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In Walden (1854), Henry David Thoreau described foxes crying out "raggedly and demoniacally" as they hunted through the winter forest, and he wrote, "Sometimes one came near to my window, attracted by my light, barked a vulpine curse at me, and then retreated." Thoreau's was far from the first use of vulpine; English writers have been applying that adjective to the foxlike or crafty since at least the 15th century, and the Latin parent of our term, vulpinus (from the noun vulpes, meaning "fox"), was around long before that.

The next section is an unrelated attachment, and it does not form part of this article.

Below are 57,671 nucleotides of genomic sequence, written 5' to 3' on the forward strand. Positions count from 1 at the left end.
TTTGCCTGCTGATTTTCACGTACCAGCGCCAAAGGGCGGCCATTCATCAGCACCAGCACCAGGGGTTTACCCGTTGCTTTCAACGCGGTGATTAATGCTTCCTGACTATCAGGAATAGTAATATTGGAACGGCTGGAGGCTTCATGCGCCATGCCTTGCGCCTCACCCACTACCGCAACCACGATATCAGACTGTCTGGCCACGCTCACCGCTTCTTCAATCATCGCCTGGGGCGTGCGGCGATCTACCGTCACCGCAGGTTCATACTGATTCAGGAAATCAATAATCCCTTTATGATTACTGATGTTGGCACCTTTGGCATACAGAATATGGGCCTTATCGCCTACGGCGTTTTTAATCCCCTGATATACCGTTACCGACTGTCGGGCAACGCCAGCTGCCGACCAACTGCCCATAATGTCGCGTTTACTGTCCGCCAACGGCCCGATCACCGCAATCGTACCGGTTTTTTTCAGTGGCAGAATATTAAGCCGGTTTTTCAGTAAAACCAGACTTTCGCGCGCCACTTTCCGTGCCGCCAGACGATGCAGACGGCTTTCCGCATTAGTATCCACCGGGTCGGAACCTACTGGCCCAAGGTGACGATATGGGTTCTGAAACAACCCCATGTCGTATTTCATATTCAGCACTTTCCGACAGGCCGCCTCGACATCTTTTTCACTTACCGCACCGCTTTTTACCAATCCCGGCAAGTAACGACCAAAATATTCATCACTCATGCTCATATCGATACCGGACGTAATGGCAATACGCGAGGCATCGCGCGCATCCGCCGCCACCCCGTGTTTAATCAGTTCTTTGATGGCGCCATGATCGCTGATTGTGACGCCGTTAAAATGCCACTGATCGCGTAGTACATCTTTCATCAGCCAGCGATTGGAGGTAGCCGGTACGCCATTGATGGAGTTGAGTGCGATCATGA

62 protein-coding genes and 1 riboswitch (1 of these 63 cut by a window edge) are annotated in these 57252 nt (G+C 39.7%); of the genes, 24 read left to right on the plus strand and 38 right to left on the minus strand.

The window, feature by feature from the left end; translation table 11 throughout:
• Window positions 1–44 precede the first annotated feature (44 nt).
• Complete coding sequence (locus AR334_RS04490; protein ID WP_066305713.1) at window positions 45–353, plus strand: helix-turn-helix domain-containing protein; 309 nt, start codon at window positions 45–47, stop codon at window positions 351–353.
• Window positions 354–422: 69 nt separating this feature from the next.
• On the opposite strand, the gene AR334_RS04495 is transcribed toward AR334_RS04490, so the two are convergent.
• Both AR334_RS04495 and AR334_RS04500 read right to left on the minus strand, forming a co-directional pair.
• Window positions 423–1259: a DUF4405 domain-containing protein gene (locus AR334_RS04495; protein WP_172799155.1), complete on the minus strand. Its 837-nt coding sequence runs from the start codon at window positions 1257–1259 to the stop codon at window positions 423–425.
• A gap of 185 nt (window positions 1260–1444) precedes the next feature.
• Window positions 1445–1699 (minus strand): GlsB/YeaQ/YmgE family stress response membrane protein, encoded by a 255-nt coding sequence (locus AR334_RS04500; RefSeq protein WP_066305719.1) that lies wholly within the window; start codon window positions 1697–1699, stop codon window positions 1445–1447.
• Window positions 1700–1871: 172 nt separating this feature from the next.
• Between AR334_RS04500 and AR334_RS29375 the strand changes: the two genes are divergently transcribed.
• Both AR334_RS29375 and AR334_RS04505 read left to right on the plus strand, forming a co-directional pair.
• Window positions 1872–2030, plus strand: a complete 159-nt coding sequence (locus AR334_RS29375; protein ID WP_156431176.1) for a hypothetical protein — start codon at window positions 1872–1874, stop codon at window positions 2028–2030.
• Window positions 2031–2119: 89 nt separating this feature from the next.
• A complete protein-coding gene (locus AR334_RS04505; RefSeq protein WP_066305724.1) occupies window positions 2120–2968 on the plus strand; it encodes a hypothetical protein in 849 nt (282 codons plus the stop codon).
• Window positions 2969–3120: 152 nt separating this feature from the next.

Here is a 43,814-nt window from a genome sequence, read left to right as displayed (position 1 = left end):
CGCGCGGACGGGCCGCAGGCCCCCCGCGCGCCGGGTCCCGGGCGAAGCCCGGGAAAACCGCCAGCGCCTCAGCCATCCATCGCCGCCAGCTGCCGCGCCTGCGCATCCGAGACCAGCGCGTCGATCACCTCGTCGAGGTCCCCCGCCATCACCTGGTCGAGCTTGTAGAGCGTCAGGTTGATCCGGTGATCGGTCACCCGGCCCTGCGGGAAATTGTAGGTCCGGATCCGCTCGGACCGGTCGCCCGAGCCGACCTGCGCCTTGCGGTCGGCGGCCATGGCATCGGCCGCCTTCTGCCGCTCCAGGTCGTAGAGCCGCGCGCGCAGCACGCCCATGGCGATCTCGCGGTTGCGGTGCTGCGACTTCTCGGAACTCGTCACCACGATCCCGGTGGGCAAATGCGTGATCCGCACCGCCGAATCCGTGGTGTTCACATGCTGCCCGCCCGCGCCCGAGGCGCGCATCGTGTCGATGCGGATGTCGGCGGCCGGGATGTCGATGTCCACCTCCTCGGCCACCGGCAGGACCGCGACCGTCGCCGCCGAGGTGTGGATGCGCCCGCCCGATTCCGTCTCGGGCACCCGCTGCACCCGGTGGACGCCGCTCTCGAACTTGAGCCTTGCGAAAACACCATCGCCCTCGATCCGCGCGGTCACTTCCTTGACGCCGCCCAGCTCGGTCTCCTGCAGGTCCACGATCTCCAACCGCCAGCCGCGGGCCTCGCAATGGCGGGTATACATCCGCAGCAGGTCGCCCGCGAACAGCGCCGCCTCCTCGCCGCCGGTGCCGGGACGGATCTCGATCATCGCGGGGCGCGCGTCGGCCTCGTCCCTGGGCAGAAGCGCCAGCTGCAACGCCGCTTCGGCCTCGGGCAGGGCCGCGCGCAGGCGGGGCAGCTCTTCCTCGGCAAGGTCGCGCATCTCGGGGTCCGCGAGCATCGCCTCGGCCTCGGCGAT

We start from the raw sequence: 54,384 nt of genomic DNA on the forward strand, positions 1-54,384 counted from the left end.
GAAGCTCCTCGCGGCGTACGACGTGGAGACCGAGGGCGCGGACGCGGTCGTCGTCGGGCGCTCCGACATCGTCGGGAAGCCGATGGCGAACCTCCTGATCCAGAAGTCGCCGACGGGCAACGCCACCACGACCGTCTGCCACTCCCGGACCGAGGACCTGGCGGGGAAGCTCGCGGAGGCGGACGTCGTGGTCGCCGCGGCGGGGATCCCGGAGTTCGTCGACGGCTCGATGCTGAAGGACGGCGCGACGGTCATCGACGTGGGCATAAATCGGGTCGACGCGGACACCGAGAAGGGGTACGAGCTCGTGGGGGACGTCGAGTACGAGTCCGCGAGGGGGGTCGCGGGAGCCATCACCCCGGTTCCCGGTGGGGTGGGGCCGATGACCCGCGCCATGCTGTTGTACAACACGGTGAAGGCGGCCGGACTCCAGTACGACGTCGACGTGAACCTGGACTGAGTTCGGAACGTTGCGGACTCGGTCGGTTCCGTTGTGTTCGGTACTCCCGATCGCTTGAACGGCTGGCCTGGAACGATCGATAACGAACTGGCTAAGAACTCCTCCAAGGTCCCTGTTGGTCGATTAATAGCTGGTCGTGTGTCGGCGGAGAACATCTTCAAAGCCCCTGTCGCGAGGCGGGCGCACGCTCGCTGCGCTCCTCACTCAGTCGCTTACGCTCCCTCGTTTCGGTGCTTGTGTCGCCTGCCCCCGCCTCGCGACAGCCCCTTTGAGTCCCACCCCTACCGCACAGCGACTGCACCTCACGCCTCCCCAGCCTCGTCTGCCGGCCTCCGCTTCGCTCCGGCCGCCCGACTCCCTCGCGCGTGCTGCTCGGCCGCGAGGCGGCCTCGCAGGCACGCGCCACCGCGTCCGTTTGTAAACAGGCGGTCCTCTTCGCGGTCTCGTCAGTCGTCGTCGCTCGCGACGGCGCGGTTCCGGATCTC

Origin and Etymology of vulpine
Middle English, from Latin vulpinus, from vulpes fox; perhaps akin to Greek alōpēx fox — more at alopecia
First Known Use: 15th century
VULPINE Defined for English Language Learners
Definition of vulpine for English Language Learners
: of, relating to, or similar to a fox
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